Emerging Indie Folk – Sleepy Pearls, Scoth, Luna Keller, Em Spel

Sleepy Pearls return to soothe us again with their new release Dreamweaver.  The clever lyricism and candid delivery evolve with melodic brilliance as the singer slowly navigates towards her upper register.  It evolves like an introspective journey where the truths reveal themselves through contemplation.  Overwhelmed with the complexity and brevity of it all, she secedes.  “Hold me close until the morning…

The assumed plucked violin that placemarks the melodic notes and details of the composition recall arrangements by Andrew Bird, presented in this manner with the indie folk appeal of Claire or an acoustic Phoebe Bridgers.  It’s an intoxicating blend that unfolds like an imaginative cinematic montage.  To her last breath you follow her down the path of dissassociation.  “Dreamweaver,” she chants as you fade into bliss.

Hear Dreamweaver now on our Emerging Folk Playlist.

Scoth caught our attention with their new single Hopeless Tourist.  The introductory interweaved guitars entangle you in their melodic brilliance.  The hypnotic revolutions resonate with a harmonious ring.  The primary lush vocal settles like a dreamy sonic blanket.  The affect is comforting, recalling the early works of Fleet Foxes with some of the expressive melodic guitar work of Sufjan Stevens.  The cascading harmonies and call and response design add a cinematic intrigue.  

Cousins Darragh Purcell and Evan Flaherty describe putting down the video games and picking up the guitars to birth ScothHopeless Tourist also features Meg LaGrande on strings. It’s was produced, mixed and mastered by Darragh Purcell.  Get lost in this tale chronicling visiting a lover abroad, and the challenge to find the natural spark that kept love inspired.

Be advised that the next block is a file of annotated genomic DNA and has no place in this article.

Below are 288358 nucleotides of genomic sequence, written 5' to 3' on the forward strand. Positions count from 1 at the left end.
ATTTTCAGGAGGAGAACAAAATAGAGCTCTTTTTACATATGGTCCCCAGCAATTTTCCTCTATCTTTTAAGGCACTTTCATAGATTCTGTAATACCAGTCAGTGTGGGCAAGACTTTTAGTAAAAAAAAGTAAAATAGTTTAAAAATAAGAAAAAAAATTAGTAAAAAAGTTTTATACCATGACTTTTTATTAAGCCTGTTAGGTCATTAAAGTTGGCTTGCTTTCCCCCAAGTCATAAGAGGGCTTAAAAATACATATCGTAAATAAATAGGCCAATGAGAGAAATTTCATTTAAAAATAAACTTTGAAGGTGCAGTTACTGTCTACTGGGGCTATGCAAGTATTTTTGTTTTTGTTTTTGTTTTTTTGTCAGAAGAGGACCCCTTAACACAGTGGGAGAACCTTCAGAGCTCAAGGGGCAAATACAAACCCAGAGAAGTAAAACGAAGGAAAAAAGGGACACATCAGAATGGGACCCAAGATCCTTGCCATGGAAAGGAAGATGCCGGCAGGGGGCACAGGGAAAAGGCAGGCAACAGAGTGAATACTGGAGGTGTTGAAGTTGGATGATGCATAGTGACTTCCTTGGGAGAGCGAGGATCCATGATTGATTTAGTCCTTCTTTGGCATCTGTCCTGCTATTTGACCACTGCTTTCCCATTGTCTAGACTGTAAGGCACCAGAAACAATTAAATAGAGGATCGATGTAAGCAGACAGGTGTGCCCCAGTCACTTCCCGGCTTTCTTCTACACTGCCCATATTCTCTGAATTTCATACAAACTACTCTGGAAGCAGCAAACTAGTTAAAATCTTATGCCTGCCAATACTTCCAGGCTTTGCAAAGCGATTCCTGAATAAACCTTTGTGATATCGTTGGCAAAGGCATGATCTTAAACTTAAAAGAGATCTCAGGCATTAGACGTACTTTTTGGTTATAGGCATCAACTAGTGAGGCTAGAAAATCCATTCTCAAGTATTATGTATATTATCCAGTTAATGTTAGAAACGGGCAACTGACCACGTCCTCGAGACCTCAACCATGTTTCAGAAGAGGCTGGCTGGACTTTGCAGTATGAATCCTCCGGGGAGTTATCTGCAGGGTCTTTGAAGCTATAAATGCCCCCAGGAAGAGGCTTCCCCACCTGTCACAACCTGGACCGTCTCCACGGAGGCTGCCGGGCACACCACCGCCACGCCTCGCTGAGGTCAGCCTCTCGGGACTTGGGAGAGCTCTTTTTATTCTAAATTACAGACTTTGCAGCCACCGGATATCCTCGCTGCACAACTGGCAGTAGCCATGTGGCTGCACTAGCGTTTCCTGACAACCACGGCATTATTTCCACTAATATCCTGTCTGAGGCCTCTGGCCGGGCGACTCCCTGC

Hear Hopeless Tourist now on our Emerging Indie Folk Playlist

Luna Keller returns with the pensive wonder of The Philosopher.  A introspective journey about the trials of loving someone who’s beyond your reach, it recalls a valuable lesson my Mother told me, “you can’t change a person.”  The artist admits that the song is a metaphor for our inner over thinker, the voice in our head that holds us back with one thousand “what ifs” and stops us from being present.

She presents this narrative through the observation of an emotionally unrequited lover.  She dictates this tale with the melodic charm and impeccable skill that has made her an in house favorite.  Not just a gorgeous singer, but also an inspired storyteller mining new diamond narratives from the coalmines of life.  

The Philosopher has an inspiring resolution, when an ethereal layer of harmonies sings “He’ll let you know when he finds the answer.  He’ll let you know when his bones are clean. He’ll tell you the stories of all the wonders he has never seen.”  The Philosopher awakes to live for today, a patient lover can only hope.  

Hear The Philosopher now on our Emerging Folk Playlist.  

Em Spel shows dramatic flare on her expressive Ghost Story.  The intricate composition and progressive arrangement are collectively mesmerizing.  Like a natural living breathing habitat the composer runs wild, fleeting the confides of convention with each adapted section.  As if to reposition her conceived understanding in tandem with the songs intended concept.  “You might try pretending you don’t see them.” 

With each pivot and timing pick up she convinces herself it’s all an illusion, a trick of the eye.  Her performance is convincing, with theatrical flair enhanced by her melodic prowess.  Stylistically we hear the legacy of Joni Michell with some of the added compositional intellect of Joanna Newsom. 

Hear Ghost Story now on our Emerging Folk Playlist


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